In 2010 NHS Walk-in Centres were a valued feature of around 200 communities in England, but many of these facilities have since closed or are facing closure. Ted Pinchbeck’s research may go some way to explaining why: less than a fifth of patients attending a centre would otherwise have attended an A&E, meaning the centres do little to relieve pressure at busy casualty departments.
The rise and fall of the NHS walk-in centre
Walk in health services of one form or another feature in many healthcare systems, including Canada and the United States. In England, the first NHS walk-in centre opened in the late 1990s but only became prominent in the late 2000’s following a policy initiative that led to the opening of around 150 new facilities.
Offering extended hours and with no requirement for patients to pre-book or register, many new centres had proved highly popular with local residents with minor illnesses and injuries such as colds, eye infections, sprains and cuts. But despite this popularity, during the last parliament around a fifth of the facilities shut their doors, with a number of others, for example in Redruth, Hereford, and on Teeside, also currently at risk.
Why the services should have closed in such numbers is not immediately clear: the scale of local opposition to some closures – for example in Jarrow, Worcester and Southampton – was intense. Their supporters argue they reach new groups of patients, provide easy and convenient access to care, and take pressure off other stretched NHS services.
At the same time, commissioners closing centres argue they represent a poor use of funds as many attendees have minor conditions that have little need for medical attention, and those that do could readily be treated elsewhere. Some have cited the need to fund seven-day-a-week access to GP services as a more pressing priority.
While not the whole story, one important question in these debates is whether walk-in centres divert patients from attending busy hospital A&E departments. This may be desirable since crowding at A&E is associated with high mortality and can have knock-on effects by reducing the capacity for hospitals to carry out planned medical treatments. In addition, many attendees at A&E have low severity needs which could be safely treated outside a hospital setting. Treating these patients as emergency cases in hospitals is considerably more expensive than treating them in walk-in clinics.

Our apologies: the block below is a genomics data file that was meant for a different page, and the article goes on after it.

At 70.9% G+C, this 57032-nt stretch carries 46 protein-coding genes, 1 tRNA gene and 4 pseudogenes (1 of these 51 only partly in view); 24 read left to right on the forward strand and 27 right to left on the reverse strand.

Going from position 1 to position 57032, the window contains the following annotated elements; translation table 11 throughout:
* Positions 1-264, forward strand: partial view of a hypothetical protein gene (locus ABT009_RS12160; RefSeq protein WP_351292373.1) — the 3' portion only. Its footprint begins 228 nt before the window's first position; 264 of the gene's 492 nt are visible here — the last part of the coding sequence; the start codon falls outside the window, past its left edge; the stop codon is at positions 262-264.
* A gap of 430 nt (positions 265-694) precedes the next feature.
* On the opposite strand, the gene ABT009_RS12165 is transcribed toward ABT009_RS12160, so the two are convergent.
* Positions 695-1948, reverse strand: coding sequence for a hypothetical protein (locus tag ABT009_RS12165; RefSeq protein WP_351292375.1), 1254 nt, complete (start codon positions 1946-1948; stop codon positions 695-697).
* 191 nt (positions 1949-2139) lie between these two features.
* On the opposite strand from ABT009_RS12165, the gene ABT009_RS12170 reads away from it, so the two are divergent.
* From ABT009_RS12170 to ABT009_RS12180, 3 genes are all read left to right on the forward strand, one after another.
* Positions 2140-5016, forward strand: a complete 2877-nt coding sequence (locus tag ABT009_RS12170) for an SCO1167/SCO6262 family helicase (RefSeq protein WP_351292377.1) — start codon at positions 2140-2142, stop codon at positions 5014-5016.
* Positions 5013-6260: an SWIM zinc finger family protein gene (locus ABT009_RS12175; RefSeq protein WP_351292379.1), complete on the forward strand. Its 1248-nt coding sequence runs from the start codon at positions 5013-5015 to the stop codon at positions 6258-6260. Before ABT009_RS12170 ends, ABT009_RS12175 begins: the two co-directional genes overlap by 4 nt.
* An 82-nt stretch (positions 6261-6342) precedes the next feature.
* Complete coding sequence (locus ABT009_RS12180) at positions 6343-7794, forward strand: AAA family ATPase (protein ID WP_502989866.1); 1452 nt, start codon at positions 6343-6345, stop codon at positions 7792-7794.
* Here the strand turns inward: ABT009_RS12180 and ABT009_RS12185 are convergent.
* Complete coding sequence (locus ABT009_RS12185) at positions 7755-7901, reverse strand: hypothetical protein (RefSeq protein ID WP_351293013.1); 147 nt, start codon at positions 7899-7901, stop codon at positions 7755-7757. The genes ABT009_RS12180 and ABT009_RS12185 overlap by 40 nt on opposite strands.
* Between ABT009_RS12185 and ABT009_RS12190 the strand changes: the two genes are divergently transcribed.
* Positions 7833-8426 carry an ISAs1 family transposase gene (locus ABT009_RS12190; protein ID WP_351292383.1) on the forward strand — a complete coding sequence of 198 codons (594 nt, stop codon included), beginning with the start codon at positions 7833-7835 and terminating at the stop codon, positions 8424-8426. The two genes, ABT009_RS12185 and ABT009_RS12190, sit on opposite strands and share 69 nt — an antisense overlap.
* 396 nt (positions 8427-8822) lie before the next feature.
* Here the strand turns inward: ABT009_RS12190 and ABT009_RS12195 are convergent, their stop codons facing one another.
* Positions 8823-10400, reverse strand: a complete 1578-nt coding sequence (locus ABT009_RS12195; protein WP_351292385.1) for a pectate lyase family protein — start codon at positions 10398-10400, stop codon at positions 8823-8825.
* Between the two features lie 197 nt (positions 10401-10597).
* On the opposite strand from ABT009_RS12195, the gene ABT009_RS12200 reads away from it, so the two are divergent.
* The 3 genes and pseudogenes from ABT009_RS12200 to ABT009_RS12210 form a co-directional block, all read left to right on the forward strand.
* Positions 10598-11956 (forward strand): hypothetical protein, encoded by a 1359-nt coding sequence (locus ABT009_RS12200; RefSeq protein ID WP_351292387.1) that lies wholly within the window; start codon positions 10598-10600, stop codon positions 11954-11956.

Building the evidence: do walk-in centres divert patients from A&E?
Until recently there was no conclusive hard evidence – from either side of the Atlantic – either way. When surveyed, around a quarter of patients attending walk-in centres say they would otherwise have attended a hospital A&E. However, academic research using statistical methods has been unable to detect any such effect.
My research provides new evidence that goes some way to filling this gap. Combining detailed information contained in hospital records with difference-in-difference statistical techniques, I provide credible estimates of how patients’ use of A&E departments changes in response to the opening or closure of a new walk-in centre close-by.
Two main findings emerge. The first is that walk-in centres do significantly divert patients away from attending A&E. The second, however, is that relative to the number of patients attending walk in clinics the effect is small, with calculations suggesting only around five to 20 per cent of patients attending a walk-in clinic would otherwise have gone to casualty. The implication is that they only make a small dent on the overall A&E figures.
The research points to something of a dilemma for decision-makers. Easy access services such as Walk-in Centres are popular, which suggests they are valued by patients. The evidence suggests they do make a small contribution to relieving pressure at over-stretched emergency services, but with low diversion rates from A&E they may be an expensive way to do so. The cold reality of a chilly funding climate points to hard choices in allocating scarce NHS resources to best meet local demand. With this in mind, fights over the remaining centres look set to continue.
Note: this article first appeared on LSE Business Review.
About the Author
Ted Pinchbeck is a PhD candidate at LSE’s Department of Geography and Environment and a Research Officer at the Spatial Economics Research Centre. His research focuses on the evaluation of healthcare policies and on real estate markets. This post is based on the author’s research paper — Walk This Way: Estimating Impacts of Walk in Centres at Hospital Emergency Departments in the English National Health Service, LSE’s Spatial Economics Research Centre (SERC). Prior to joining LSE, Ted worked as an economist in a number of government departments including the Department of Health, the hospital regulator Monitor, and the Department for Business, Innovation and Skills.